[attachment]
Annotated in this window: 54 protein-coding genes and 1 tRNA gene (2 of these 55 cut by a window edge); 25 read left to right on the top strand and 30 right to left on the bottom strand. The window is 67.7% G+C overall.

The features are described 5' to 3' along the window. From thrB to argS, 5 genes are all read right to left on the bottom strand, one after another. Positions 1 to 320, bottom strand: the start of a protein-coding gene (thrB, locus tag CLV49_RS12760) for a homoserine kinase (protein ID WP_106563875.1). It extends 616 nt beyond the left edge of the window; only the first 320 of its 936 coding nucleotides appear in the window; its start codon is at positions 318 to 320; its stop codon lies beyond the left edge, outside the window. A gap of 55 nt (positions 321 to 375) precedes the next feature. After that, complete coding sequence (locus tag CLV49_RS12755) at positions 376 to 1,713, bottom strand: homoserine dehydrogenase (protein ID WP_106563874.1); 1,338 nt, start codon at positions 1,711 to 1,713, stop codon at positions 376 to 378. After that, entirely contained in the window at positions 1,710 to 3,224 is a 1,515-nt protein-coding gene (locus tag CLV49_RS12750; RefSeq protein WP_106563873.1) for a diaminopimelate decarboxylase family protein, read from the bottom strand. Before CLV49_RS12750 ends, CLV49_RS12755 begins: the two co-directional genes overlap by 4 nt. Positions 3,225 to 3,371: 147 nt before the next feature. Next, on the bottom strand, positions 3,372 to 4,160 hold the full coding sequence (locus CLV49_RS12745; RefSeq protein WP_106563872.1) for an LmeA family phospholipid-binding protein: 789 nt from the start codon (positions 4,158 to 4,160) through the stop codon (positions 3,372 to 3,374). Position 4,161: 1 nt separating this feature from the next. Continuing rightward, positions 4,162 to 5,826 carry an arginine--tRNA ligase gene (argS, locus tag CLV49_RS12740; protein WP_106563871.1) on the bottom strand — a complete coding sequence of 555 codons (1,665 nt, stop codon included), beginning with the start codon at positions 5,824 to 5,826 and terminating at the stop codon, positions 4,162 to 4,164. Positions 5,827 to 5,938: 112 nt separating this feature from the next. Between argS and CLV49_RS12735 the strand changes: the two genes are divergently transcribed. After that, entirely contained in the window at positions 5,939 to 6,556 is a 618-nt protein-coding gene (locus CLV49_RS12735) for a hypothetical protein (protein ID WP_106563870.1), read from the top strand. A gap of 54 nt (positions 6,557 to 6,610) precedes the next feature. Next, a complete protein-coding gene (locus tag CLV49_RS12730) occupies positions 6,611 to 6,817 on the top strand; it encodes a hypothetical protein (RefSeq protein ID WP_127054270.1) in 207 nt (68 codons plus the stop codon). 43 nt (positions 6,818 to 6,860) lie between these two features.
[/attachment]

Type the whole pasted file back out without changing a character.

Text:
Annotated in this window: 54 protein-coding genes and 1 tRNA gene (2 of these 55 cut by a window edge); 25 read left to right on the top strand and 30 right to left on the bottom strand. The window is 67.7% G+C overall.

The features are described 5' to 3' along the window. From thrB to argS, 5 genes are all read right to left on the bottom strand, one after another. Positions 1 to 320, bottom strand: the start of a protein-coding gene (thrB, locus tag CLV49_RS12760) for a homoserine kinase (protein ID WP_106563875.1). It extends 616 nt beyond the left edge of the window; only the first 320 of its 936 coding nucleotides appear in the window; its start codon is at positions 318 to 320; its stop codon lies beyond the left edge, outside the window. A gap of 55 nt (positions 321 to 375) precedes the next feature. After that, complete coding sequence (locus tag CLV49_RS12755) at positions 376 to 1,713, bottom strand: homoserine dehydrogenase (protein ID WP_106563874.1); 1,338 nt, start codon at positions 1,711 to 1,713, stop codon at positions 376 to 378. After that, entirely contained in the window at positions 1,710 to 3,224 is a 1,515-nt protein-coding gene (locus tag CLV49_RS12750; RefSeq protein WP_106563873.1) for a diaminopimelate decarboxylase family protein, read from the bottom strand. Before CLV49_RS12750 ends, CLV49_RS12755 begins: the two co-directional genes overlap by 4 nt. Positions 3,225 to 3,371: 147 nt before the next feature. Next, on the bottom strand, positions 3,372 to 4,160 hold the full coding sequence (locus CLV49_RS12745; RefSeq protein WP_106563872.1) for an LmeA family phospholipid-binding protein: 789 nt from the start codon (positions 4,158 to 4,160) through the stop codon (positions 3,372 to 3,374). Position 4,161: 1 nt separating this feature from the next. Continuing rightward, positions 4,162 to 5,826 carry an arginine--tRNA ligase gene (argS, locus tag CLV49_RS12740; protein WP_106563871.1) on the bottom strand — a complete coding sequence of 555 codons (1,665 nt, stop codon included), beginning with the start codon at positions 5,824 to 5,826 and terminating at the stop codon, positions 4,162 to 4,164. Positions 5,827 to 5,938: 112 nt separating this feature from the next. Between argS and CLV49_RS12735 the strand changes: the two genes are divergently transcribed. After that, entirely contained in the window at positions 5,939 to 6,556 is a 618-nt protein-coding gene (locus CLV49_RS12735) for a hypothetical protein (protein ID WP_106563870.1), read from the top strand. A gap of 54 nt (positions 6,557 to 6,610) precedes the next feature. Next, a complete protein-coding gene (locus tag CLV49_RS12730) occupies positions 6,611 to 6,817 on the top strand; it encodes a hypothetical protein (RefSeq protein ID WP_127054270.1) in 207 nt (68 codons plus the stop codon). 43 nt (positions 6,818 to 6,860) lie between these two features.